Showing posts with label WebSocket. Show all posts
Showing posts with label WebSocket. Show all posts

Monday, July 3, 2017

Django Channels

What is “Django Channels” and why should it be used?

Django Channels is a way to include WebSockets and HTTP2 to your Django servers, and extend its basic functionalities. It allows front end code to receive notifications either when data changes or an event triggers on the backend, without forcing the front end to ask continually and periodically for updates to the backend. Django Channels also makes it possible for the server to run code after a response is sent to the user, allowing for quicker responses and easier data management.
The basic WebSocket functionality works in three steps. First, the client approaches the server to establish the connection, which is known as the “Handshake”. The second phase is a bi-directional connection between the server and the client, in which anyone can send messages to the other. The third phase is the disconnection which any of the two can initiate. This flow is best described in the following diagram:
Django Channels, even while allowing WebSockets functionality, also handles the asynchronous nature of this functionalities, masking it so the programmer can continue using Django synchronously as usual. 
Django Channels (by default) will forward all HTTP requests to the usual Django server so it will not interfere with your already developed application or the usual Django structure and functionality.

How to use Django channels:

Basic configuration

  1. The first step is to install Django Channels for your project. If you are using PyCharm this can be easily done by adding “channels” to your environment on the Project Interpreter. After that you need to add to your settings.py file the following:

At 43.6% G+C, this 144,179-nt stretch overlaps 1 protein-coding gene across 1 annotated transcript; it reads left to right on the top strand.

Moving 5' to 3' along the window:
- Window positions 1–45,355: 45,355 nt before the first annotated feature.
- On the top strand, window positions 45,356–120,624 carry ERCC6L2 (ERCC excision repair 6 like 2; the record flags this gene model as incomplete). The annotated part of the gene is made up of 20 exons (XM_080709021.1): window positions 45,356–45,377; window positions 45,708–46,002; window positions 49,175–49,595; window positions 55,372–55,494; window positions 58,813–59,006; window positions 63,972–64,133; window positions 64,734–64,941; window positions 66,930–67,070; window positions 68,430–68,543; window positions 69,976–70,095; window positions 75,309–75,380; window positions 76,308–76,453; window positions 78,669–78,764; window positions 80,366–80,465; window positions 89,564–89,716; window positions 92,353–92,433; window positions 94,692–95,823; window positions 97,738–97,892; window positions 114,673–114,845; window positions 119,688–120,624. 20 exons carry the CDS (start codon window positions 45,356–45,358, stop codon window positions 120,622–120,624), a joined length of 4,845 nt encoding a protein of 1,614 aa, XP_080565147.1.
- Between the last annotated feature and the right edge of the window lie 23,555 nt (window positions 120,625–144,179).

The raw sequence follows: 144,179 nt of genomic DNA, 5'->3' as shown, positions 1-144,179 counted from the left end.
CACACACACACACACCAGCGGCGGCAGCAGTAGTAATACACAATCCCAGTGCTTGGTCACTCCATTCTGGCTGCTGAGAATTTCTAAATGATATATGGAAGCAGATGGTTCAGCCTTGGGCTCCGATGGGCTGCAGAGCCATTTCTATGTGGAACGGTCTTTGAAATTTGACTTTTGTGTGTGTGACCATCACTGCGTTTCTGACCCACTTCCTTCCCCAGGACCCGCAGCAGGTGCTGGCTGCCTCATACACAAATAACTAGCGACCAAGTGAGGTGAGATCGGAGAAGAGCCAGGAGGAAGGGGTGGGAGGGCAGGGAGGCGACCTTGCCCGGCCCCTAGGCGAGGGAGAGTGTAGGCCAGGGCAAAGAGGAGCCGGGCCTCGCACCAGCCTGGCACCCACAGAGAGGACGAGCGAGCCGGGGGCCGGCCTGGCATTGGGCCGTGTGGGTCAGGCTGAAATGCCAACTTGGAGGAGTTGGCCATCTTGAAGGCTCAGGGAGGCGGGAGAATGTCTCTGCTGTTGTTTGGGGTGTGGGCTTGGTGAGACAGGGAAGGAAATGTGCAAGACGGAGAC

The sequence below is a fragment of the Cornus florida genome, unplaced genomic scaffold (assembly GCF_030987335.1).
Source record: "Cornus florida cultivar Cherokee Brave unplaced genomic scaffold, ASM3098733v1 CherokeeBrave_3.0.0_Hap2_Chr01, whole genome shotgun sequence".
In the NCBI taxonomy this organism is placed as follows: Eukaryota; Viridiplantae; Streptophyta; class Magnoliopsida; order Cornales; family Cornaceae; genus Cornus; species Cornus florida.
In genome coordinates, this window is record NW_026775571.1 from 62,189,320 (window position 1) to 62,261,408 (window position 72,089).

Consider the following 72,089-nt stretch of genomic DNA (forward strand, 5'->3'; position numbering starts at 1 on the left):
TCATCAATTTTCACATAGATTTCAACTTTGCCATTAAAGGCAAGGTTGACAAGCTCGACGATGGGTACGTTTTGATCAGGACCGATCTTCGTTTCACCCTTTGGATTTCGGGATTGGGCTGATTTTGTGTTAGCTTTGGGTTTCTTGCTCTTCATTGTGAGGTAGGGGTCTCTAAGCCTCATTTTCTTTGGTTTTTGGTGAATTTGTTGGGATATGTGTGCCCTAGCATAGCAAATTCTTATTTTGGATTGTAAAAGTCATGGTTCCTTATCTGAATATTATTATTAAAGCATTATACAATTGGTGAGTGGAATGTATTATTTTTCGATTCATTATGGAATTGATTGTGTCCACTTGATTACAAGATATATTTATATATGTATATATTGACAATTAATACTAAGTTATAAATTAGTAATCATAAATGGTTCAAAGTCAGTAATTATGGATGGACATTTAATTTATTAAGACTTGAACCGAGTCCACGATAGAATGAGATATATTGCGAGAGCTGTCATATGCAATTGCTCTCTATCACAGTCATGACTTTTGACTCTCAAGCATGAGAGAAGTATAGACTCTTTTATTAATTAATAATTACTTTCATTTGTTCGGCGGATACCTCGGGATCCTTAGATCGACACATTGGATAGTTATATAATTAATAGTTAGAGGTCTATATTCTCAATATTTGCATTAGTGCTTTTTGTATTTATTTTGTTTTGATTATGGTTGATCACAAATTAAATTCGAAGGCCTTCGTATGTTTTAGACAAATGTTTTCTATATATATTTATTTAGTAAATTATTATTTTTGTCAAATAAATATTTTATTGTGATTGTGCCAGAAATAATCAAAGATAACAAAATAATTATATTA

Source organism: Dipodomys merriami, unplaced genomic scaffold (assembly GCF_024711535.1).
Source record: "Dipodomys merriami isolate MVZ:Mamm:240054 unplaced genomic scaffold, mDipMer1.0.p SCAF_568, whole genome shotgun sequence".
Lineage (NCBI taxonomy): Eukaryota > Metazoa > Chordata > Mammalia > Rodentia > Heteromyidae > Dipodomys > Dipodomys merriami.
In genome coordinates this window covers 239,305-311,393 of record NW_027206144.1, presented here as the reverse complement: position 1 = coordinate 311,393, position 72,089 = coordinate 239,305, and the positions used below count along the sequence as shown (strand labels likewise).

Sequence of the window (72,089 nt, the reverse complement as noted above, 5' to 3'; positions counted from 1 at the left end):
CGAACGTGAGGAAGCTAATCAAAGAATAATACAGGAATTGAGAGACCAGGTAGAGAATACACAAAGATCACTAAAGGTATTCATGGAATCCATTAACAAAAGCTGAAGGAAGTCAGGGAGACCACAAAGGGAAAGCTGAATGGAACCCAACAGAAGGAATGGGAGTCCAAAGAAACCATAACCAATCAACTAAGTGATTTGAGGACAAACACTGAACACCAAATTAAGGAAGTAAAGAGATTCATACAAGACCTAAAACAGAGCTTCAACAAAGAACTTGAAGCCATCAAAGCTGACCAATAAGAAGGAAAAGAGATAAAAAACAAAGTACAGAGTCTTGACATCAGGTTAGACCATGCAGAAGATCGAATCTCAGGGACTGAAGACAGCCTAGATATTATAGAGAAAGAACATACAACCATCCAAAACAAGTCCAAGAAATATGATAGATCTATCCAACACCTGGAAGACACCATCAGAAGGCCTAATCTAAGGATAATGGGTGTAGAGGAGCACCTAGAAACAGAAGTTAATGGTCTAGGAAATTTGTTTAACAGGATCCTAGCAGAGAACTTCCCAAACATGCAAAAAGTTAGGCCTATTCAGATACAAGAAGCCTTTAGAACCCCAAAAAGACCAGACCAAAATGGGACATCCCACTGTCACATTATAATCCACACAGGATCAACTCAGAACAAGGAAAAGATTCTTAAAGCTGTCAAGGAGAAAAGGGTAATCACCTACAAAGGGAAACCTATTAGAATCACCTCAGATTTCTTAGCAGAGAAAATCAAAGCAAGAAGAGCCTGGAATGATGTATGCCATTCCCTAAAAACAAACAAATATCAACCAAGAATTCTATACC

INSTALLED_APPS = (
#Other installed Apps
       'Channels',
)
  1. After integrating Django Channels to your project, the next step is to define the “consumers” who will listen to the defined channel. To do this, in your App you should add a file (which we will call “consumers.py”), where the methods to be called should be added. Here it is intended to listen to the possible WebSocket events that will be defined. For example:
def message_ws(message):
      message.reply_channel.send({"text": message.content['text'],})
After receiving the event for the message WebSocket (“message_ws”), the previous code will send through the reply_channel an object with the message that was received. Basically, this code re-sends the received message.
NOTE: The content that will be sent should be JSON serializable to ensure that it works as expected.
  1. We also need to add a new file for the routing configuration for Django Channels. This file should be added in the same folder as the “settings.py” file and we will call it “routing.py”. Assuming the file you created in the last point is called “consumers.py”, and the App of the project is called “django_channels_app”, the file would be as following:
from channels.routing import route
from django_channels_app.consumers import message_ws
channel_routing = [
      route("websocket.receive", message_ws),
]
  1. Once the consumer and the routing are ready, the settings for the channels should be established. For this, it is required to specify in “settings.py” the channel layers, making appropriate reference to the project you are using. Assuming the project is called “django_channels”, the code to add would be the following: